American clothing manufacturers looked to Europe for design inspiration in the years before World War II; London for tailored daywear and Paris for elaborate eveningwear. Not until combat closed France's borders were American designers, such as Claire McCardell, enthusiastically promoted by the press or fashion industry.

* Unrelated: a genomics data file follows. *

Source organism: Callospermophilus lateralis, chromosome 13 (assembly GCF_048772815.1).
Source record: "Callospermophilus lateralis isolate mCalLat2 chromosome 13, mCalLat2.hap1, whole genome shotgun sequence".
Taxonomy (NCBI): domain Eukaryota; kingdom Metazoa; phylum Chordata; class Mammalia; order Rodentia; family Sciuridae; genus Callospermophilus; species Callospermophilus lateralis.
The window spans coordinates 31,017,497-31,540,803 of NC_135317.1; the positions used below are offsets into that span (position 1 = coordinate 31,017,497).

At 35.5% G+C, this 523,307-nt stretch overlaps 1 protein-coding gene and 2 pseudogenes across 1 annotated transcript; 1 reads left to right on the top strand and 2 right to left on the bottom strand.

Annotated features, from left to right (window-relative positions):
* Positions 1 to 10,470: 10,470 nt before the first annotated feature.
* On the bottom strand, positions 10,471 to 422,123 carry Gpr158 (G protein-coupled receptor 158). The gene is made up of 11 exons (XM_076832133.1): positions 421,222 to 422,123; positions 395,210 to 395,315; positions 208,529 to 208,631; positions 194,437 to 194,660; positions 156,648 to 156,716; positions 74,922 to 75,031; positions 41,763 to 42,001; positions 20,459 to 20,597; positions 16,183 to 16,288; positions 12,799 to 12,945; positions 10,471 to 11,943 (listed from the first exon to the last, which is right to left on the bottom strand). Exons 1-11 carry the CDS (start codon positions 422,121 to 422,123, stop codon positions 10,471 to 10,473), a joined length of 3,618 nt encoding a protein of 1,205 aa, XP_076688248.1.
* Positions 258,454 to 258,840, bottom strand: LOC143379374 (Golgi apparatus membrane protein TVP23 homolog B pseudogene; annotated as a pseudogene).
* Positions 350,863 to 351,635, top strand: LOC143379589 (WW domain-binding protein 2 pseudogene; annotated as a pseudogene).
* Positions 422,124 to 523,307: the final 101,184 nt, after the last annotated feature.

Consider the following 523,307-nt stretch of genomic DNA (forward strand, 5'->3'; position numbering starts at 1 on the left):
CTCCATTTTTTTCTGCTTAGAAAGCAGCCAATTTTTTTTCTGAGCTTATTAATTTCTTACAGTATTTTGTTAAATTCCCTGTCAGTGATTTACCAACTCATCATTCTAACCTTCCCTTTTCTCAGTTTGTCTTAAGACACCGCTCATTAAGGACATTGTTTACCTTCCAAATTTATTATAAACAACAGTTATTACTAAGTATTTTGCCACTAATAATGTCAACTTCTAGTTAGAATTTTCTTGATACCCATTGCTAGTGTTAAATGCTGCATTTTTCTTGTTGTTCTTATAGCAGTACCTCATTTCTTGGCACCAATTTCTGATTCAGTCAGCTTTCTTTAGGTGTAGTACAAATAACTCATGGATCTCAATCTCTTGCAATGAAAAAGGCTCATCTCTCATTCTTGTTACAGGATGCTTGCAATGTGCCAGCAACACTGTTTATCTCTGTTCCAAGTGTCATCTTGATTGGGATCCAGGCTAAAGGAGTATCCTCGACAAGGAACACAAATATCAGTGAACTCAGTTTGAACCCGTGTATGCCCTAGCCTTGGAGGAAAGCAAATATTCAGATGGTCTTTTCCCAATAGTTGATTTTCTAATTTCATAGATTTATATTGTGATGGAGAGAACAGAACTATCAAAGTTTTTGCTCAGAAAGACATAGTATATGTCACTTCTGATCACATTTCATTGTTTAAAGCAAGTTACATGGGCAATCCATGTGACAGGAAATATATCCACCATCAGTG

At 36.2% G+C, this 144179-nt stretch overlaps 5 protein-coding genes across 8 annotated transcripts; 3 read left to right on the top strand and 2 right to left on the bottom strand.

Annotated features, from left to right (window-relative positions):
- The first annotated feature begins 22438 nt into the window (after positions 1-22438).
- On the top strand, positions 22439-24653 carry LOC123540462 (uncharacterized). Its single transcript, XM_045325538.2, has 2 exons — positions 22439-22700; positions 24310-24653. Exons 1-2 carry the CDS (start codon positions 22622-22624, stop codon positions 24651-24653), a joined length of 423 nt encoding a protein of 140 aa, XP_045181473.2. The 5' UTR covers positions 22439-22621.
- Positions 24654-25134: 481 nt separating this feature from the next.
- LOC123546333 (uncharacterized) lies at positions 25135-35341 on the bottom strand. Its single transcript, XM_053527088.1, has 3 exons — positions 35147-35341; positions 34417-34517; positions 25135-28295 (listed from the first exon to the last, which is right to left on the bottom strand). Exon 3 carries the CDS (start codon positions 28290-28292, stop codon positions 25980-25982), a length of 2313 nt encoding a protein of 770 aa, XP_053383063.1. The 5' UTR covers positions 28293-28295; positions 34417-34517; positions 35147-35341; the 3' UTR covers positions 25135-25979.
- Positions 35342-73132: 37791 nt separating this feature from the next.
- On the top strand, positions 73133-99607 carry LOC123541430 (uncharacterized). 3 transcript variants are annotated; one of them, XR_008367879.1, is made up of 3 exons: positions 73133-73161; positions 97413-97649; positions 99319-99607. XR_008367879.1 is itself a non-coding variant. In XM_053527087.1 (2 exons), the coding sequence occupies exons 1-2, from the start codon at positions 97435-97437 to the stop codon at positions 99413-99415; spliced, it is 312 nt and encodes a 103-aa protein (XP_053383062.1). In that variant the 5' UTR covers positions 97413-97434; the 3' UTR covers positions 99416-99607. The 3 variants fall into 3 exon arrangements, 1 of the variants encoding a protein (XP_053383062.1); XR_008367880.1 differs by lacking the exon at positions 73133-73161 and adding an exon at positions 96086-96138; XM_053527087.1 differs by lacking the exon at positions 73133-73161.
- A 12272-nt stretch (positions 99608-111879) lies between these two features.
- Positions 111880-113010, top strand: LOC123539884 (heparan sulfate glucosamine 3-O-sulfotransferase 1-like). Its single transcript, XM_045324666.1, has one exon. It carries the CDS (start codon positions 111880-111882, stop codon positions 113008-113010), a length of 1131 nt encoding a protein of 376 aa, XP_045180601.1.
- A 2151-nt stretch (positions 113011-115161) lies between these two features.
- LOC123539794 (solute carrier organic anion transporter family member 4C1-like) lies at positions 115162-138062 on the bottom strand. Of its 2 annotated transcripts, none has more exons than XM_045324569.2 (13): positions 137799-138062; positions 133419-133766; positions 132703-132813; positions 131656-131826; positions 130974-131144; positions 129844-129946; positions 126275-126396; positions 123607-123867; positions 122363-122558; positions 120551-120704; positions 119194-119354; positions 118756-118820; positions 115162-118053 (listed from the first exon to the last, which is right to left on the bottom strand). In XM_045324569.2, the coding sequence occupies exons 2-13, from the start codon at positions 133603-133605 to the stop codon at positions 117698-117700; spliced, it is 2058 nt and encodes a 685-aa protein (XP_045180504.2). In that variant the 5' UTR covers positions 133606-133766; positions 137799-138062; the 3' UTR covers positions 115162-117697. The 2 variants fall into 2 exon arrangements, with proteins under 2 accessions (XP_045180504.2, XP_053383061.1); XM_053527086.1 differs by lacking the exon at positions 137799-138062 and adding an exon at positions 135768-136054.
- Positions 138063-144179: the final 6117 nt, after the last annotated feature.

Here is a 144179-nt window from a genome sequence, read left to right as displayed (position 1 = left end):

McCardell insisted that her name appear prominently on garment labels alongside that of her employer, Townley Frocks. Thanks to this important stipulation in her employment contract, she became one of the best-known designers during the 1940s and 50s, helping to establish "The American Look." McCardell's clothes were easy wearing, comfortable, and affordably priced. They were often produced as coordinated ensembles, like this dress and matching one-sleeved wrap. (The striped textile is identical to the one used in another McCardell dress from the same era in the FIDM Museum collection.) Full of "McCardellisms"--bias-cut, mitered stripes, and asymmetrical closure with wrap-and-tie waist--this summer look declares McCardell's own creed: "It's freedom, it's democracy, it's casualness, it's good health. Clothes can say all that."